These independent restaurants and cafes are not just feeding people. They're making there be a there here.

So here is my first concrete recommendation for turning Pittsburgh into the next Silicon Valley: do everything you can to encourage this youth-driven food boom. What could the city do? Treat the people starting these little restaurants and cafes as your users, and go ask them what they want. I can guess at least one thing they might want: a fast permit process. San Francisco has left you a huge amount of room to beat them in that department.

I know restaurants aren't the prime mover though. The prime mover, as the Times article said, is cheap housing. That's a big advantage. But that phrase "cheap housing" is a bit misleading. There are plenty of places that are cheaper. What's special about Pittsburgh is not that it's cheap, but that it's a cheap place you'd actually want to live.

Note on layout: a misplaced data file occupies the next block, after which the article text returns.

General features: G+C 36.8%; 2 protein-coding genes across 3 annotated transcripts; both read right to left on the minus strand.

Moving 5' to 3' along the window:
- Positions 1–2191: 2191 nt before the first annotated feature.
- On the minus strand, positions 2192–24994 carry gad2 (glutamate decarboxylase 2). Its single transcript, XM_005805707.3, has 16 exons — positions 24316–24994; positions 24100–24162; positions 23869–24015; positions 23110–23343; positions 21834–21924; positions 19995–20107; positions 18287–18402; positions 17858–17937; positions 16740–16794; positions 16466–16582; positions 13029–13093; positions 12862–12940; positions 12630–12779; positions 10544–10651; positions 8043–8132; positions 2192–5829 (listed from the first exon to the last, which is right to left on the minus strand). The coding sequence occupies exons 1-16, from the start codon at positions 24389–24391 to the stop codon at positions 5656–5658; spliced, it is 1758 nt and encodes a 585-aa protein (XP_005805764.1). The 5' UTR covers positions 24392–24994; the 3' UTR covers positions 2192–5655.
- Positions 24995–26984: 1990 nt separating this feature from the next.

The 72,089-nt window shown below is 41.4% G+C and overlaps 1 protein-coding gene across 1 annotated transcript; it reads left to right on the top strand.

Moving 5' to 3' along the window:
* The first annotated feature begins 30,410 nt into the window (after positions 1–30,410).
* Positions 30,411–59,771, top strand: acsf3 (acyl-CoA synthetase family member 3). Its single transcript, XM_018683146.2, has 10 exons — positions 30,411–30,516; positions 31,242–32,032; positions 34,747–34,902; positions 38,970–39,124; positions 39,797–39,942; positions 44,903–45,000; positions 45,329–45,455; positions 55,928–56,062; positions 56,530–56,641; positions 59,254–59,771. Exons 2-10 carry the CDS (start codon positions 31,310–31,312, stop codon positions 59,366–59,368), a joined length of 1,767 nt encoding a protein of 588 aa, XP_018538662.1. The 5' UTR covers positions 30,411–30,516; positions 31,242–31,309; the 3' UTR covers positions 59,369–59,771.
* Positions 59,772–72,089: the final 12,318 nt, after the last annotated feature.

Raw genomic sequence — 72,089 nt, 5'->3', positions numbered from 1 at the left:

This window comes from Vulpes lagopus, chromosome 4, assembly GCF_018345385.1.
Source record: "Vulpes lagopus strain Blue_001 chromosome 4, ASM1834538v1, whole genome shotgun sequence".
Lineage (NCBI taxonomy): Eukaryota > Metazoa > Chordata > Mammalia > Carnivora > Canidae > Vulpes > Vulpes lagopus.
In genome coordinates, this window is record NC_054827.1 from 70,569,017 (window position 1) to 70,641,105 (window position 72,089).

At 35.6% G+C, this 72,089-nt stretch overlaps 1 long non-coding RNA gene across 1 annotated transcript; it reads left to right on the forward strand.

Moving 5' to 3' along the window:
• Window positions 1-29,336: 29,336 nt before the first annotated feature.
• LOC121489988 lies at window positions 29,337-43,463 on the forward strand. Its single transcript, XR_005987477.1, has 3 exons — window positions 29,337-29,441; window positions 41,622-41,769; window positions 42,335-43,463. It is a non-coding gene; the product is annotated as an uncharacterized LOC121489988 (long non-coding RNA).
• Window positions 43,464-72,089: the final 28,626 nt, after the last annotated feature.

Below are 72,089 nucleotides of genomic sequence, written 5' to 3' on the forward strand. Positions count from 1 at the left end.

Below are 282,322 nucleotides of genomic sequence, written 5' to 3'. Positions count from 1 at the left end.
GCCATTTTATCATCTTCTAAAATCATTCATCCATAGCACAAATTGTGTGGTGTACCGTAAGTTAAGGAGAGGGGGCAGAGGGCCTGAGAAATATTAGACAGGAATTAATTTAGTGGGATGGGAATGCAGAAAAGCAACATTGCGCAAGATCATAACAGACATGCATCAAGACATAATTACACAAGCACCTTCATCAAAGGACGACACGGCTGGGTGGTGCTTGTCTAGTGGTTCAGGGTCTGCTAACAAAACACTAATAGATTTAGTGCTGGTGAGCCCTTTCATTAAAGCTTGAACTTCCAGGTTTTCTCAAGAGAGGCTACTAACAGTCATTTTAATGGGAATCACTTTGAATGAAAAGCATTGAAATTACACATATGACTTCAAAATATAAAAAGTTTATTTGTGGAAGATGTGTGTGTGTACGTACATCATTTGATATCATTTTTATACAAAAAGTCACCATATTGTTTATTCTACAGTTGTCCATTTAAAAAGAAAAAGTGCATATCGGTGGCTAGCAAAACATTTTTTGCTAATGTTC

Part of that is the buildings themselves. I realized a long time ago, back when I was a poor twenty-something myself, that the best deals were places that had once been rich, and then became poor. If a place has always been rich, it's nice but too expensive. If a place has always been poor, it's cheap but grim. But if a place was once rich and then got poor, you can find palaces for cheap. And that's what's bringing people here. When Pittsburgh was rich, a hundred years ago, the people who lived here built big solid buildings. Not always in the best taste, but definitely solid. So here is another piece of advice for becoming a startup hub: don't destroy the buildings that are bringing people here. When cities are on the way back up, like Pittsburgh is now, developers race to tear down the old buildings. Don't let that happen. Focus on historic preservation. Big real estate development projects are not what's bringing the twenty-somethings here. They're the opposite of the new restaurants and cafes; they subtract personality from the city.